ooops... did say dangerously!

  • Comment number 59.

    This comment was removed because the moderators found it broke the house rules. Explain.

  • Comment number 60.

    No matter what angle I look at the article, I can't think of a single reason for FIFA to care one tiny little bit about Lord Triesman's allegations(?).

    The more I think of it, the more I come to two conclusions:
    a) shortly, Blatter will have a last term in FIFA, so it's still advertising for him and his name is being spelled correctly;
    b) tomorrow it's Wednesday; Liverpool played yesterday, City played tonight and something needs to appear on back pages until the weekend.

    If there's anything surprising it's how few, in comparison to last time, postings are not allowed to stay posted, by the BBC.

  • Comment number 61.

    but will anything really happen aside england getting even further blacklisted? nope.

  • Comment number 62.

    And the only challenger to Blatter comes from Qatar.

    That is some choice.

  • Comment number 63.

    bbc can't handle the truth. My comments have been removed.we all know whats up at FiFA

  • Comment number 64.

    @Football UK
    For once someone isn't biting my head off when the disagree with me (referring to a different chat for) so thanks for that. It's nice to have a civil discussion.

    I believe that what I stated are the strongest reasons for England to have won the WC bid. You have a point with the expansion of the game in England, however I beleive that money generated by the WC shoud (I say again, SHOULD) go to football supported/football related charities. For instance, helping young players who didn't make it as a pro to get qualifications to go in to another industry. Probably wouldn't happen but you can always hope.

    The fans getting to matches would surely be helped by the size of our nation (especially compared to Russia) and our transport system. Of course SA were able to build the structure and support networks for the WC, but I wasn't a fan of the SA bid for the same reasons I'm not a fan of the Qatar and Russia bids now...lack of stadia, football history and stadia etc. The WC is a football tournament so therefore should be given to a footballing nation. Russia can actually claim to be a football nation, they have some good players and clubs. Qatar? No.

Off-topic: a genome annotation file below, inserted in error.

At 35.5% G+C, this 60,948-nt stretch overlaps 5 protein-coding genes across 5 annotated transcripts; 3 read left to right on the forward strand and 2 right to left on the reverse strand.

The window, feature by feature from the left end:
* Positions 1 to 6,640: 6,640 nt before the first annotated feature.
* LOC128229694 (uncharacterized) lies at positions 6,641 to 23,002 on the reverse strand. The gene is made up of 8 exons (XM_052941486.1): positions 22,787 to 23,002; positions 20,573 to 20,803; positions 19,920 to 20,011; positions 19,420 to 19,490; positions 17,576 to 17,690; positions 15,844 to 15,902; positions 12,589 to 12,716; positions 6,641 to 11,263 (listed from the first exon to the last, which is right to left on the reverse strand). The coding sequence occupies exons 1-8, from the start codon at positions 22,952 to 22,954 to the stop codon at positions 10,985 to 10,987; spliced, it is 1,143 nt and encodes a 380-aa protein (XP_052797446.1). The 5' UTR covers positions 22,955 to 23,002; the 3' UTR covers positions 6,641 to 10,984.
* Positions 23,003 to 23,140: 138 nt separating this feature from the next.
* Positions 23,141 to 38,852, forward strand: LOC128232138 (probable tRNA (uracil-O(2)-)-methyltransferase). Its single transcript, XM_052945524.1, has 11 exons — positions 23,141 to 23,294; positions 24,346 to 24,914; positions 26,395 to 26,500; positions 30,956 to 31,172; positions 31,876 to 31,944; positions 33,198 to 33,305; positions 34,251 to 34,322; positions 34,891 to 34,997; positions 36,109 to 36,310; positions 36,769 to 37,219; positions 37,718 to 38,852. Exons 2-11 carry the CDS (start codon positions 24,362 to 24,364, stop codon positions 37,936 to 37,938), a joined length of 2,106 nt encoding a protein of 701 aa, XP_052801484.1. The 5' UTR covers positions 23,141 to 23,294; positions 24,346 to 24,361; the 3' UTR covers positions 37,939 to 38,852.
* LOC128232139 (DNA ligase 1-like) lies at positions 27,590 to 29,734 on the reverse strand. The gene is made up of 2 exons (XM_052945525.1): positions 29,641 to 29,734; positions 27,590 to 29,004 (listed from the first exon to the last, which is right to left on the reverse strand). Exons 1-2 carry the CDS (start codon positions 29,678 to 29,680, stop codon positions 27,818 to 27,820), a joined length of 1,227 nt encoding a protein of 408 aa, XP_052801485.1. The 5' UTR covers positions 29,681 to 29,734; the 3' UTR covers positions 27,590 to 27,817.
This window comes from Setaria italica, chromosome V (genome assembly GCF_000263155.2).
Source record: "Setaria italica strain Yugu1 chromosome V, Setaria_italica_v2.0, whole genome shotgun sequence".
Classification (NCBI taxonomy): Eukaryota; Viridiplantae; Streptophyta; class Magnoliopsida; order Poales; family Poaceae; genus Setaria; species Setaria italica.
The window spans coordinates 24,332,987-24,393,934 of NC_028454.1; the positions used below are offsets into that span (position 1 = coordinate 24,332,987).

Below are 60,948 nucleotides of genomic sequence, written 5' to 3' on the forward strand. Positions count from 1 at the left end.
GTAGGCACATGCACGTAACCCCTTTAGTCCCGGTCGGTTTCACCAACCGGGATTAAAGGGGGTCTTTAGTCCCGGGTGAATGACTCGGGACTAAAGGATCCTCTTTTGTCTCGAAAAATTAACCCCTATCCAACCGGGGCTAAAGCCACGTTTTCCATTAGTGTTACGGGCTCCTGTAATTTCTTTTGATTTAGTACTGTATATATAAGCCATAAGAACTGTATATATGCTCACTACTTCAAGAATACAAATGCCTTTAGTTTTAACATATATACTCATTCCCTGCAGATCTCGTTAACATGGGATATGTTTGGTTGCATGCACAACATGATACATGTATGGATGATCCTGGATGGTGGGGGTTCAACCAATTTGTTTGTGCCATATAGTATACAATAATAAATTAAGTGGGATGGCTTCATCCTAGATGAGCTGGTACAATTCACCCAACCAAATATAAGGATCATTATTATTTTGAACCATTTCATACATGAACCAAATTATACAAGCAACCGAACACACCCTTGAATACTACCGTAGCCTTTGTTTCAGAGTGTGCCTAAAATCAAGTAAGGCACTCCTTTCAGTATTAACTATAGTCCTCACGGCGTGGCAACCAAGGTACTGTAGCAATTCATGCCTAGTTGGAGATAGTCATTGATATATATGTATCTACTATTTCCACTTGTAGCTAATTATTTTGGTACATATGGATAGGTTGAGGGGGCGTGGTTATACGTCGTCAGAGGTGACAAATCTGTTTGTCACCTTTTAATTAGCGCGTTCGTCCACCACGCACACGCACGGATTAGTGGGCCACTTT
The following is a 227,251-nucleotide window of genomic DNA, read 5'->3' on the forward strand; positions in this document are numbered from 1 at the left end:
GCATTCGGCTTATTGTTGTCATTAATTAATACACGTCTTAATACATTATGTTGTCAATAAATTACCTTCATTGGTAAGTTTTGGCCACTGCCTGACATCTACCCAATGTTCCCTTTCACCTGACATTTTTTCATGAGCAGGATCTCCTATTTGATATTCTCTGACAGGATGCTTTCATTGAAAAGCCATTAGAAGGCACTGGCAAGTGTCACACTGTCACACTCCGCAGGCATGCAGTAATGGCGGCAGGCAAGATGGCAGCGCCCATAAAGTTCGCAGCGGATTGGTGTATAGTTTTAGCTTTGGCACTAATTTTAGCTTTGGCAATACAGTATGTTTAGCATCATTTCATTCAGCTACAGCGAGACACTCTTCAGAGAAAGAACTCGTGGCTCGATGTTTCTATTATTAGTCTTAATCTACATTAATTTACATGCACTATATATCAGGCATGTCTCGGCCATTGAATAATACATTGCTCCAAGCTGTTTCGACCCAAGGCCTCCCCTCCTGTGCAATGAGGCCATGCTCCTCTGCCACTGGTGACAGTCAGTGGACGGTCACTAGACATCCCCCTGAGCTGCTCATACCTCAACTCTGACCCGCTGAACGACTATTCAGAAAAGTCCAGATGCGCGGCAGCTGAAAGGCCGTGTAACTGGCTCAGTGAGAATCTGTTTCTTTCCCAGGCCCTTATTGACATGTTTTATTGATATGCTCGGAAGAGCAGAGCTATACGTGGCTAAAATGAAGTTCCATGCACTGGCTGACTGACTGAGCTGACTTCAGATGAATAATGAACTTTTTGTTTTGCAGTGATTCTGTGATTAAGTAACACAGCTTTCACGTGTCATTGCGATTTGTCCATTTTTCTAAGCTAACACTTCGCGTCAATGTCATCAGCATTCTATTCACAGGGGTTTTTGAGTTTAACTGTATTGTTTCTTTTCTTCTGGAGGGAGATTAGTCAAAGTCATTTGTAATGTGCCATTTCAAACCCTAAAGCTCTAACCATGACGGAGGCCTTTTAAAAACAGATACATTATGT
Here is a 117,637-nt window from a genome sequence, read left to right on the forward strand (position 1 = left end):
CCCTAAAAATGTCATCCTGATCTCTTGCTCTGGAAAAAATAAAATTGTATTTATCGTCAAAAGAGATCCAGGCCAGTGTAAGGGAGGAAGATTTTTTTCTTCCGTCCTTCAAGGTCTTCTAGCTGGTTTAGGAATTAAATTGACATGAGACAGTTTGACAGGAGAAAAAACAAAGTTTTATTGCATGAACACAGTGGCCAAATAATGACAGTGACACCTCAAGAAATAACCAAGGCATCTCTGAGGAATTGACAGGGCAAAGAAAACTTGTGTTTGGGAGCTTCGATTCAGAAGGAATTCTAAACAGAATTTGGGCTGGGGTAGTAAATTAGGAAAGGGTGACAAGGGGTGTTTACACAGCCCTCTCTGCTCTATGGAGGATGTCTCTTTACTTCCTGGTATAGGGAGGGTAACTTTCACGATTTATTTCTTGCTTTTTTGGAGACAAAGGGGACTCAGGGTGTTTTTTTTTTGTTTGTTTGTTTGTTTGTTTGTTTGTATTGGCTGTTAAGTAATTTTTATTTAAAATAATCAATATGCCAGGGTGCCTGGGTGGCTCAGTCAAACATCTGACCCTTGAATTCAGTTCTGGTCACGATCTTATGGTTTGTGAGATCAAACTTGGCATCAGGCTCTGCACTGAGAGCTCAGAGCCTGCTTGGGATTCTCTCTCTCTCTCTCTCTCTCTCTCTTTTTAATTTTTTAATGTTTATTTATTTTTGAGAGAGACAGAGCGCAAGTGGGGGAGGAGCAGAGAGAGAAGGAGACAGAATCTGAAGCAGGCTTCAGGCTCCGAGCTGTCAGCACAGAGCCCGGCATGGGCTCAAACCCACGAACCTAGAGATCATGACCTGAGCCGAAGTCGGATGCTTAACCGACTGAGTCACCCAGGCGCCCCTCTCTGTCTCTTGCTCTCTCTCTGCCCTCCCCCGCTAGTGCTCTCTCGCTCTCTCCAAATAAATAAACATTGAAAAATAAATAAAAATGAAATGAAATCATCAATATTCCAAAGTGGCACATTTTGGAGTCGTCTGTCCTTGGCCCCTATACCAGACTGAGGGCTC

• Comment number 65.

    lord t needs to keep a lid on it. the benifit to world football has been lost, by not bringing this up when it it first occurred he lost the moment to make a profound statement.
    if england had pulled out because of these reasons i would have applauded them and i am sure most people would.
    but
    theres also a part of me that thinks though that sometimes the means justifies the ends. we should have bettered what anyone put on the table.

    i think russia deserve the world cup, they love football and have steep heritage of the game.

  • Comment number 66.

    lol I guess my point has been vindicated by my comment being rejected.

    I didn't even label anyone, all I did was point out that corruption is everywhere, and my comment was removed.

    Was I too honest? lol

  • Comment number 67.

    any organization that polices its self is bound to be (o??&#

  • Comment number 68.

    The BBC is a little scared of being sued. Far enough since it is the licence fee payers that foot the bill.

    All in all, I am waiting with baited breath for the Panarama program that blows FIFA apart. They are waiting for it, we are waiting for it, BBC, go and do our nation proud.

    P.S. I dont buy into the fact FIFA are inept because of where they come from, Blatters credentials are pretty good when you look at them.

  • Comment number 69.

    Jay (#68),
    There WAS a Panorama program on the subject in 2006, but I have previously been "moderated" for trying to quote it!

    Don't hold your breath too long.

  • Comment number 70.

    This comment was removed because the moderators found it broke the house rules. Explain.

  • Comment number 71.

    thefrogstar is right. Andrew Jennings is known for his documentaries about the alleged (note the word mods) corruption of Jack Warner and they were broadcast by Panorama. There was one in the week of the WC bid which some of the now anti FIFA brigade were saying was wrecking English chances because it had the cheek to do what English fans are calling for now, so only be truthful when it suits your chances is the moral lesson I assume.

  • Comment number 72.

    @ 64, sabretooth86,

    My friend, power and money are the two things that don't allow planet Earth to be a heaven to live in.

    Are you really aware you understand what you are, in such a noble fashion, suggesting? !!!

    Such things would never happen.

  • Comment number 73.